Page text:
6) Treat your tired feet! Grab yourself a glass of bubbles and enjoy foot bath recipe to help de-stress your feet (add to the warm water 2 spon of Epsom salts which are Magnesium Sulphate and 3 drops of Lavender oil, relax your feet for 10 minutes)
7) If you’ve got heel pain, check out this exercise video on to ease your heel pain”, HERE
8) To help relieve tired aching or tight feeling calves CLICK HERE to try this calf stretch
9) Just before you swing your feet out of bed in the morning or go to stand up after you’ve been sitting down for a while, take a minute to write “Good things will happen today!” in cursive.
Do this with one foot at a time and imagine you are writing this with your big toe. One minute, each foot is all it takes, and it’s good for non-painful heels too! This movement helps to flush away some of the waste products that settle around sore heels during the night and warms the tissues up, so they can take your body weight a lot easier and with less pain when you stand up.
10) To help uncramp toes that have been confined for long periods within enclosed shoes, or shoes that have a tapered toe box just like high heels, try these 2 techniques:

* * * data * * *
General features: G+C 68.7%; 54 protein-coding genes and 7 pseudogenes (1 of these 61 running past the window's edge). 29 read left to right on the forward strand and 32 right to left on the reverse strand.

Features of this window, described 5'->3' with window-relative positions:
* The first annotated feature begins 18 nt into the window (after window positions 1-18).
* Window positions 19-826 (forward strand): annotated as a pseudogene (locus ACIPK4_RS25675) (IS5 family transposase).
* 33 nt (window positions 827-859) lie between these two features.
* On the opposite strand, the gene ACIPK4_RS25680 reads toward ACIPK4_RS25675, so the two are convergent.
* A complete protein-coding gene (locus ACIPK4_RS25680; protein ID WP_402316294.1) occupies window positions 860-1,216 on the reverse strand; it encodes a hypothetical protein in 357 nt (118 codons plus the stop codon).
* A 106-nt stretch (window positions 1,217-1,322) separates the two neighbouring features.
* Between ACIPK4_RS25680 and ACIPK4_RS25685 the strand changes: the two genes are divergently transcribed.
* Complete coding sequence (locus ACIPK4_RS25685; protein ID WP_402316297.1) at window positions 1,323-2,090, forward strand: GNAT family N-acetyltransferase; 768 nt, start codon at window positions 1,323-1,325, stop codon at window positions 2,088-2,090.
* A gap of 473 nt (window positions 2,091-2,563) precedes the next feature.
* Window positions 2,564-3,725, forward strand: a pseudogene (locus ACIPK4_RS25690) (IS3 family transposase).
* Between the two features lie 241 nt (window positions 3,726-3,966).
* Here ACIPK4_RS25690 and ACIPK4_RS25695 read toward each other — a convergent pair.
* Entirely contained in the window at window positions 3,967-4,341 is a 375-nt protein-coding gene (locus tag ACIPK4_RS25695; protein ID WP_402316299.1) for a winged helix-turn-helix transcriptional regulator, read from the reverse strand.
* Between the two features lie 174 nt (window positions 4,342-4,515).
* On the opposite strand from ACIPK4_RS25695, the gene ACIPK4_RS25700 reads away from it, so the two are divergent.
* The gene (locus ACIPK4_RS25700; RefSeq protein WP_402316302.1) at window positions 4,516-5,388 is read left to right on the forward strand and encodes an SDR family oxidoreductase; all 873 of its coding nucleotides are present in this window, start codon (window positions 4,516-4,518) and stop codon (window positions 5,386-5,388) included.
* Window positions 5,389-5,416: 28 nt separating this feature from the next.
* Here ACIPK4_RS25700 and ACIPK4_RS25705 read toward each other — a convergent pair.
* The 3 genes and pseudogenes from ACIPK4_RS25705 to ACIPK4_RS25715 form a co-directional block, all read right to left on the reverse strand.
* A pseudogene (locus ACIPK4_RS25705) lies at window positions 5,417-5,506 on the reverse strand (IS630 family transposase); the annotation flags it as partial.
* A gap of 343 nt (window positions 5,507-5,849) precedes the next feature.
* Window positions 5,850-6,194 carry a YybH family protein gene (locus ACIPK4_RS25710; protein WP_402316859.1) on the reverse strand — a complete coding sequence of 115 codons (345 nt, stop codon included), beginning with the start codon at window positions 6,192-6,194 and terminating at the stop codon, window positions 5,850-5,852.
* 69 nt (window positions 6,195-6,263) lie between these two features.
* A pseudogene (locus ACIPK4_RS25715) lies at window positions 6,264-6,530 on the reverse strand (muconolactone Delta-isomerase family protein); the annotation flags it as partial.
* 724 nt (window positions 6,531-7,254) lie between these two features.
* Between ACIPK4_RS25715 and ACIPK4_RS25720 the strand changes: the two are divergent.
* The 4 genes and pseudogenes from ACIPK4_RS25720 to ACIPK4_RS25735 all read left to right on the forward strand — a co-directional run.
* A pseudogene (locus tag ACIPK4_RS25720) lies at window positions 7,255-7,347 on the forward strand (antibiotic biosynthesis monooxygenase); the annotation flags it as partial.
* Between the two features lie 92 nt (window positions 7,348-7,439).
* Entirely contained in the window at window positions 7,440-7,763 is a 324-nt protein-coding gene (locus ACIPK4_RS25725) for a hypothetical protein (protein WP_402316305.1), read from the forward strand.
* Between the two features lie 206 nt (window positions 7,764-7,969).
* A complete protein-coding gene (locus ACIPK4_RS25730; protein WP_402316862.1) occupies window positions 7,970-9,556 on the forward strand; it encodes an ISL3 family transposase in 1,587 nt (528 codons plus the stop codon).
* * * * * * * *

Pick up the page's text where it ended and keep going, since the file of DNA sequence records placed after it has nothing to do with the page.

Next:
A) Create your very own toe spacer! We’re working on a Christmas budget here, so why not use what you already have rather than having to purchase one of those “toe-spacers” you may have seen online. Grab yourself a pair of socks and interlace them between your toes for 5-10 minutes after taking your shoes off at the end of a long day.
B) Toe lift and spread:
1- Sit with your feet flat on the floor.
2- Lift just your toes, together and up (just off the floor) and try to get them all lifted to the same height (the fatty pad area/ball of foot should still be mostly touching the floor)
3- When they’re lifted, spread your toes away from each of their neighbours, and as far apart as possible.
4- Hold for 5 seconds.
5- Relax your toes and lower them back down.
6- Repeat 10 times on each foot or you can do both feet at the same time.
Ready for a bonus?!